I have a bunch of eBay-sourced DC-DC converters that I use for a bunch of purposes around the house. Most are ordinary “LM2596” (in scare quotes, as most seem to be clones: they’re marked as LM2596 and generally work well, but have different switching frequencies. Supposedly this is an issue with such things.) buck converters configured as adjustable, constant voltage power supplies where the output voltage is set by a multi-turn potentiometer. Very handy.
Others can be used in either constant voltage mode or constant current mode. For the latter, a serpentine strip of PCB trace acts as a low-value sense resistor. An LM358 dual op-amp integrates the difference between the voltage across the trace and a voltage set by a potentiometer, with the output connected to the regulator’s feedback pin via an LED so you can tell when the regulator is in constant current mode. Another potentiometer sets when the “charging” LED lights up; this is purely cosmetic, and the LED turns off when the current through the regulator drops below the setpoint set by the potentiometer.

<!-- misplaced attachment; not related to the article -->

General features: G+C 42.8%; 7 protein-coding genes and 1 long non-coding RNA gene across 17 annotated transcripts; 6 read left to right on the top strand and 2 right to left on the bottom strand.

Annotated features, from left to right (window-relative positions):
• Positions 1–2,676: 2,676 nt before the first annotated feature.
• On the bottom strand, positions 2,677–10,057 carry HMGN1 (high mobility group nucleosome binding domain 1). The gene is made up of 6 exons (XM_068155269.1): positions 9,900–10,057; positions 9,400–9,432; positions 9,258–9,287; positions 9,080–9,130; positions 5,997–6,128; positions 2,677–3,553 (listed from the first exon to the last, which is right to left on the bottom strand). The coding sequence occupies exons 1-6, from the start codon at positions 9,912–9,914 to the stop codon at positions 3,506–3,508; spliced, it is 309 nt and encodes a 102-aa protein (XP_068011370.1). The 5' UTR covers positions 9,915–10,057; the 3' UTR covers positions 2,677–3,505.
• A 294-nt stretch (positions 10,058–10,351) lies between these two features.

Caleb Engineering has an excellent teardown of such a regulator here.